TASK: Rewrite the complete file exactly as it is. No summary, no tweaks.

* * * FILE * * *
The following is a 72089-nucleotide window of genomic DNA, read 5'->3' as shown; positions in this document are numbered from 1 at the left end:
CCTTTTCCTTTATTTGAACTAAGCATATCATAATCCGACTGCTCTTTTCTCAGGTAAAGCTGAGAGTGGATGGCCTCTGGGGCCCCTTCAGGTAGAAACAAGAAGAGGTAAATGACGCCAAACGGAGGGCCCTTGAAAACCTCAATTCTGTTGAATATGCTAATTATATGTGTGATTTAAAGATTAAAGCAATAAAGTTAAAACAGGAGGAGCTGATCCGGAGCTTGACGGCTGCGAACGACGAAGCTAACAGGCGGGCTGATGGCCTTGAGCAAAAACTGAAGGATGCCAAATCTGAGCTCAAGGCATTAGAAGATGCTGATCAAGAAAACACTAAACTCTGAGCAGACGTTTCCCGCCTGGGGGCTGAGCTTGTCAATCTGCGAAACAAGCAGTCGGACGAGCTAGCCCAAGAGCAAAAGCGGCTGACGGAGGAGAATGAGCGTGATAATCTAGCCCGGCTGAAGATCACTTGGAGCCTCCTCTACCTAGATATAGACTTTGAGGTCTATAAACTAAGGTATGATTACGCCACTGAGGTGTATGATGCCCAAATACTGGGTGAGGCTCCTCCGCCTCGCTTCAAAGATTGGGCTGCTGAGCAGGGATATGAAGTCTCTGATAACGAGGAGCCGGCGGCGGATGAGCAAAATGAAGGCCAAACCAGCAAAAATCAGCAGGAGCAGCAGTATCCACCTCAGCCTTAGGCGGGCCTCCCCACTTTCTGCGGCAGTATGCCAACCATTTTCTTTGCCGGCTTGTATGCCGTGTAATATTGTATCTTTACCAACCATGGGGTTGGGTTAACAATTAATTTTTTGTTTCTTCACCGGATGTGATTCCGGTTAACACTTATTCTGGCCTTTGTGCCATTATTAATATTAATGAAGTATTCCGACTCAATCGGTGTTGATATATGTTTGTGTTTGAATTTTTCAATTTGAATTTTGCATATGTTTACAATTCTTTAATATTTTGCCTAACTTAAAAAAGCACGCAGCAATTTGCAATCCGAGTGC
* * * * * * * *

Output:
The following is a 72089-nucleotide window of genomic DNA, read 5'->3' as shown; positions in this document are numbered from 1 at the left end:
CCTTTTCCTTTATTTGAACTAAGCATATCATAATCCGACTGCTCTTTTCTCAGGTAAAGCTGAGAGTGGATGGCCTCTGGGGCCCCTTCAGGTAGAAACAAGAAGAGGTAAATGACGCCAAACGGAGGGCCCTTGAAAACCTCAATTCTGTTGAATATGCTAATTATATGTGTGATTTAAAGATTAAAGCAATAAAGTTAAAACAGGAGGAGCTGATCCGGAGCTTGACGGCTGCGAACGACGAAGCTAACAGGCGGGCTGATGGCCTTGAGCAAAAACTGAAGGATGCCAAATCTGAGCTCAAGGCATTAGAAGATGCTGATCAAGAAAACACTAAACTCTGAGCAGACGTTTCCCGCCTGGGGGCTGAGCTTGTCAATCTGCGAAACAAGCAGTCGGACGAGCTAGCCCAAGAGCAAAAGCGGCTGACGGAGGAGAATGAGCGTGATAATCTAGCCCGGCTGAAGATCACTTGGAGCCTCCTCTACCTAGATATAGACTTTGAGGTCTATAAACTAAGGTATGATTACGCCACTGAGGTGTATGATGCCCAAATACTGGGTGAGGCTCCTCCGCCTCGCTTCAAAGATTGGGCTGCTGAGCAGGGATATGAAGTCTCTGATAACGAGGAGCCGGCGGCGGATGAGCAAAATGAAGGCCAAACCAGCAAAAATCAGCAGGAGCAGCAGTATCCACCTCAGCCTTAGGCGGGCCTCCCCACTTTCTGCGGCAGTATGCCAACCATTTTCTTTGCCGGCTTGTATGCCGTGTAATATTGTATCTTTACCAACCATGGGGTTGGGTTAACAATTAATTTTTTGTTTCTTCACCGGATGTGATTCCGGTTAACACTTATTCTGGCCTTTGTGCCATTATTAATATTAATGAAGTATTCCGACTCAATCGGTGTTGATATATGTTTGTGTTTGAATTTTTCAATTTGAATTTTGCATATGTTTACAATTCTTTAATATTTTGCCTAACTTAAAAAAGCACGCAGCAATTTGCAATCCGAGTGC